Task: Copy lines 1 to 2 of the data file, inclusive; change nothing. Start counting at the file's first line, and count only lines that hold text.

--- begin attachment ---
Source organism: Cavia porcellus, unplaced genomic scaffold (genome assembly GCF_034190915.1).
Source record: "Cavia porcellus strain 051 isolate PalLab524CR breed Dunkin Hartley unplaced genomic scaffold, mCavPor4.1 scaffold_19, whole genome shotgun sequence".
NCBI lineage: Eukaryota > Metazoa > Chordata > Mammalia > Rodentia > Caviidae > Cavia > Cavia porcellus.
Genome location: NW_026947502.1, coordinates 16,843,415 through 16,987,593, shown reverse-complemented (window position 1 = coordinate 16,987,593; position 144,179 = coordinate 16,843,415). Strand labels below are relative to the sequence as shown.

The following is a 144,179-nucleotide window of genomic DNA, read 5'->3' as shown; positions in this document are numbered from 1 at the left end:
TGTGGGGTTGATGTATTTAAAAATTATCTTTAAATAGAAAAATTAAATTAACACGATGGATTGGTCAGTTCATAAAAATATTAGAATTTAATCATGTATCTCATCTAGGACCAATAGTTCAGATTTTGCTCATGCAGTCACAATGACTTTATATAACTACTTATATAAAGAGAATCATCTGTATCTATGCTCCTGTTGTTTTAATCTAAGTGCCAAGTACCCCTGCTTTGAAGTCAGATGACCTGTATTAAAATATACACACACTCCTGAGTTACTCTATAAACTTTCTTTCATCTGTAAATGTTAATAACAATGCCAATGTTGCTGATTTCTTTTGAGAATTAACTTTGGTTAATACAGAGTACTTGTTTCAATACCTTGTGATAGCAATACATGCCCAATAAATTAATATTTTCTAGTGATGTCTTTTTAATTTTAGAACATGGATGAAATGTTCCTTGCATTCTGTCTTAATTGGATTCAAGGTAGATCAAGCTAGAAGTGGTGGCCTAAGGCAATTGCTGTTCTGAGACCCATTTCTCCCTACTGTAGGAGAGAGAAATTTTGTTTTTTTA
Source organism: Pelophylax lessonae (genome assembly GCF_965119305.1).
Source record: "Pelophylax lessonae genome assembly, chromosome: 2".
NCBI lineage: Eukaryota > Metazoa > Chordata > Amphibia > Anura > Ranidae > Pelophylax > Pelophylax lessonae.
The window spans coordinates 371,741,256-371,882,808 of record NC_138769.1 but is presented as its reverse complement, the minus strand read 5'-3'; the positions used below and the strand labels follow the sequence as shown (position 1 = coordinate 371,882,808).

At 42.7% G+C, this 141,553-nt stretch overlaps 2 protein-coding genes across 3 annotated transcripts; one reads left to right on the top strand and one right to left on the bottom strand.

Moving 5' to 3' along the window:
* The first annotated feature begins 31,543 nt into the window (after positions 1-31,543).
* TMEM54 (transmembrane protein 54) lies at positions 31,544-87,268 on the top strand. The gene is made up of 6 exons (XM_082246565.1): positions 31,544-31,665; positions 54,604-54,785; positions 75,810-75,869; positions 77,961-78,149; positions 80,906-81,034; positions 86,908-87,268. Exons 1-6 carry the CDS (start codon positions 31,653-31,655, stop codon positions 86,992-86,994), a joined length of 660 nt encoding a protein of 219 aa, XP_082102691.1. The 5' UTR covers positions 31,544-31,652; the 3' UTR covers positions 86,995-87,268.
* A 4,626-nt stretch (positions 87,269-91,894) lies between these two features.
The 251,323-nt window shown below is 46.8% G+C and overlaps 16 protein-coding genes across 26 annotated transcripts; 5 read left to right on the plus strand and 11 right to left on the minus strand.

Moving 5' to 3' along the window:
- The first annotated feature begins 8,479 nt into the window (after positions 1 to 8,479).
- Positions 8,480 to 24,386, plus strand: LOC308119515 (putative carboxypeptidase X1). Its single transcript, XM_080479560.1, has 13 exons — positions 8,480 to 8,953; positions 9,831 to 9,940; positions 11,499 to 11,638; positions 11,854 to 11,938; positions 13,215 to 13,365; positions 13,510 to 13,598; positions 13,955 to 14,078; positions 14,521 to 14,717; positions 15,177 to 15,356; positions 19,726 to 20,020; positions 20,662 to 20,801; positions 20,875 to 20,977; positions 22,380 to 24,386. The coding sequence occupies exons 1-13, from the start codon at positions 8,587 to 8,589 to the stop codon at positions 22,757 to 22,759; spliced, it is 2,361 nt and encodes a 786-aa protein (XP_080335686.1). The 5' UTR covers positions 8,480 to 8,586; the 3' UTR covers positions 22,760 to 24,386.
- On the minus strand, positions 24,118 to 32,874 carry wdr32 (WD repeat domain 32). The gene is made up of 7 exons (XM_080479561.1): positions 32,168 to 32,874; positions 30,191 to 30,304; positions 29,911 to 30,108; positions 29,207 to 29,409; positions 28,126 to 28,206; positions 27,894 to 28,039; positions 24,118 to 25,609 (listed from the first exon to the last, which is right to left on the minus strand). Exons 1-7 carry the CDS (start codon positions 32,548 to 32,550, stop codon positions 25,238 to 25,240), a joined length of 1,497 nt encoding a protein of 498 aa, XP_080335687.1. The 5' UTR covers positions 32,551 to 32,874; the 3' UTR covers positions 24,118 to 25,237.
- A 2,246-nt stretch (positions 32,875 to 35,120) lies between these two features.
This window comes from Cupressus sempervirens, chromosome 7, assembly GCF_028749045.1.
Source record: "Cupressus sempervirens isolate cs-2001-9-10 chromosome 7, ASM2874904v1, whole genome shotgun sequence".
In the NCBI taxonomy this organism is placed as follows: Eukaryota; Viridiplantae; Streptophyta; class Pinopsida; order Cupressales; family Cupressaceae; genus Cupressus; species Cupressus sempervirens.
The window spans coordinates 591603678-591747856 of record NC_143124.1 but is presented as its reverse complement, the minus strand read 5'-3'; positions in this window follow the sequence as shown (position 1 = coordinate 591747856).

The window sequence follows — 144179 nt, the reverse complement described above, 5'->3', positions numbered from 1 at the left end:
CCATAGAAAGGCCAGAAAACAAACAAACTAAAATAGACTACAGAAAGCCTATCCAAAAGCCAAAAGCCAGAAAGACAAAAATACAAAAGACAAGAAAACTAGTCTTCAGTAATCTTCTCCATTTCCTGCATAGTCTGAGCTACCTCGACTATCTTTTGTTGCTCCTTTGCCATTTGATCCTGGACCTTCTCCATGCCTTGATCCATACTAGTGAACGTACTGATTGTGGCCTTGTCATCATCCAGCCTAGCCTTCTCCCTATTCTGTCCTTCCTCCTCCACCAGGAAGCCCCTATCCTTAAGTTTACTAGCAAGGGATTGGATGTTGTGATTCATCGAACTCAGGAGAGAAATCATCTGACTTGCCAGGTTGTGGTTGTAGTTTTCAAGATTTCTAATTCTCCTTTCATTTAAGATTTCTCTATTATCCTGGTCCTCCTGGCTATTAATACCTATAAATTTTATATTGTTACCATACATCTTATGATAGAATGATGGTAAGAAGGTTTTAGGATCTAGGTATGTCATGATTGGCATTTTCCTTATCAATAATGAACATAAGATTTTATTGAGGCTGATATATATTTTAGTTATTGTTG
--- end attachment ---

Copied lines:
Source organism: Cavia porcellus, unplaced genomic scaffold (genome assembly GCF_034190915.1).
Source record: "Cavia porcellus strain 051 isolate PalLab524CR breed Dunkin Hartley unplaced genomic scaffold, mCavPor4.1 scaffold_19, whole genome shotgun sequence".